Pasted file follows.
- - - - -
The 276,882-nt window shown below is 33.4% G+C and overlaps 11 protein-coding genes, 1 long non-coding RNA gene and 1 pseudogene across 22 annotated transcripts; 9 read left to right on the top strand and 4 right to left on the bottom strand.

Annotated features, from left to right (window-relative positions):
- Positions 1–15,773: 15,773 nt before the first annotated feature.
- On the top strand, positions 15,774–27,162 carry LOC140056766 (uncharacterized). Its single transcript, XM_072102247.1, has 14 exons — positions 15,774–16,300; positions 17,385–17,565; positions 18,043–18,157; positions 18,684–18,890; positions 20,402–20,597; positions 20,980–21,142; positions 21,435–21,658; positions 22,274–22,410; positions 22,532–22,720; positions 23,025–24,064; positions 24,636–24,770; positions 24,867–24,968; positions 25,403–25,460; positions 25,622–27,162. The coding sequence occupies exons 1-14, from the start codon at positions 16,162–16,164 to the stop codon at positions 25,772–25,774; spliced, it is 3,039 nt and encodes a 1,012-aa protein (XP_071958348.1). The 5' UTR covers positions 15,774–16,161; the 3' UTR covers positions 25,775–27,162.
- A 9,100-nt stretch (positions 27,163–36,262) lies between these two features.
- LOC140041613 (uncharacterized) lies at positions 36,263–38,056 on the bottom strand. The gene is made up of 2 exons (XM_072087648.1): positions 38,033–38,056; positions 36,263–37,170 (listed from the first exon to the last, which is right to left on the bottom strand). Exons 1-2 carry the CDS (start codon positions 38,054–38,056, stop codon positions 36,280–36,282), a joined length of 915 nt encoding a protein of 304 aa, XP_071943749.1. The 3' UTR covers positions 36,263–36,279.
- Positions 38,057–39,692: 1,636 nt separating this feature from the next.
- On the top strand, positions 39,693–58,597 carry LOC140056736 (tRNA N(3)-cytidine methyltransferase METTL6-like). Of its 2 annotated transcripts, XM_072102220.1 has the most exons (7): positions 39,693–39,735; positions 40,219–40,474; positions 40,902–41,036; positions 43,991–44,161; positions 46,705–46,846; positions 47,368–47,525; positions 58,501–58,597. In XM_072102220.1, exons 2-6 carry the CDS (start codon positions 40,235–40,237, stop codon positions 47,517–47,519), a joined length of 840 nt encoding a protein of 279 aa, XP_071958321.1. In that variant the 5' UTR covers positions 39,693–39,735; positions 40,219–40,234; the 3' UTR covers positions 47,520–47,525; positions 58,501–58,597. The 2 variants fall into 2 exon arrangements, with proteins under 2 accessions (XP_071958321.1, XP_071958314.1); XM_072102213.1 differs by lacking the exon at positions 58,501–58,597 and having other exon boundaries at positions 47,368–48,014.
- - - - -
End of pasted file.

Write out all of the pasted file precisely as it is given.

The 276,882-nt window shown below is 33.4% G+C and overlaps 11 protein-coding genes, 1 long non-coding RNA gene and 1 pseudogene across 22 annotated transcripts; 9 read left to right on the top strand and 4 right to left on the bottom strand.

Annotated features, from left to right (window-relative positions):
- Positions 1–15,773: 15,773 nt before the first annotated feature.
- On the top strand, positions 15,774–27,162 carry LOC140056766 (uncharacterized). Its single transcript, XM_072102247.1, has 14 exons — positions 15,774–16,300; positions 17,385–17,565; positions 18,043–18,157; positions 18,684–18,890; positions 20,402–20,597; positions 20,980–21,142; positions 21,435–21,658; positions 22,274–22,410; positions 22,532–22,720; positions 23,025–24,064; positions 24,636–24,770; positions 24,867–24,968; positions 25,403–25,460; positions 25,622–27,162. The coding sequence occupies exons 1-14, from the start codon at positions 16,162–16,164 to the stop codon at positions 25,772–25,774; spliced, it is 3,039 nt and encodes a 1,012-aa protein (XP_071958348.1). The 5' UTR covers positions 15,774–16,161; the 3' UTR covers positions 25,775–27,162.
- A 9,100-nt stretch (positions 27,163–36,262) lies between these two features.
- LOC140041613 (uncharacterized) lies at positions 36,263–38,056 on the bottom strand. The gene is made up of 2 exons (XM_072087648.1): positions 38,033–38,056; positions 36,263–37,170 (listed from the first exon to the last, which is right to left on the bottom strand). Exons 1-2 carry the CDS (start codon positions 38,054–38,056, stop codon positions 36,280–36,282), a joined length of 915 nt encoding a protein of 304 aa, XP_071943749.1. The 3' UTR covers positions 36,263–36,279.
- Positions 38,057–39,692: 1,636 nt separating this feature from the next.
- On the top strand, positions 39,693–58,597 carry LOC140056736 (tRNA N(3)-cytidine methyltransferase METTL6-like). Of its 2 annotated transcripts, XM_072102220.1 has the most exons (7): positions 39,693–39,735; positions 40,219–40,474; positions 40,902–41,036; positions 43,991–44,161; positions 46,705–46,846; positions 47,368–47,525; positions 58,501–58,597. In XM_072102220.1, exons 2-6 carry the CDS (start codon positions 40,235–40,237, stop codon positions 47,517–47,519), a joined length of 840 nt encoding a protein of 279 aa, XP_071958321.1. In that variant the 5' UTR covers positions 39,693–39,735; positions 40,219–40,234; the 3' UTR covers positions 47,520–47,525; positions 58,501–58,597. The 2 variants fall into 2 exon arrangements, with proteins under 2 accessions (XP_071958321.1, XP_071958314.1); XM_072102213.1 differs by lacking the exon at positions 58,501–58,597 and having other exon boundaries at positions 47,368–48,014.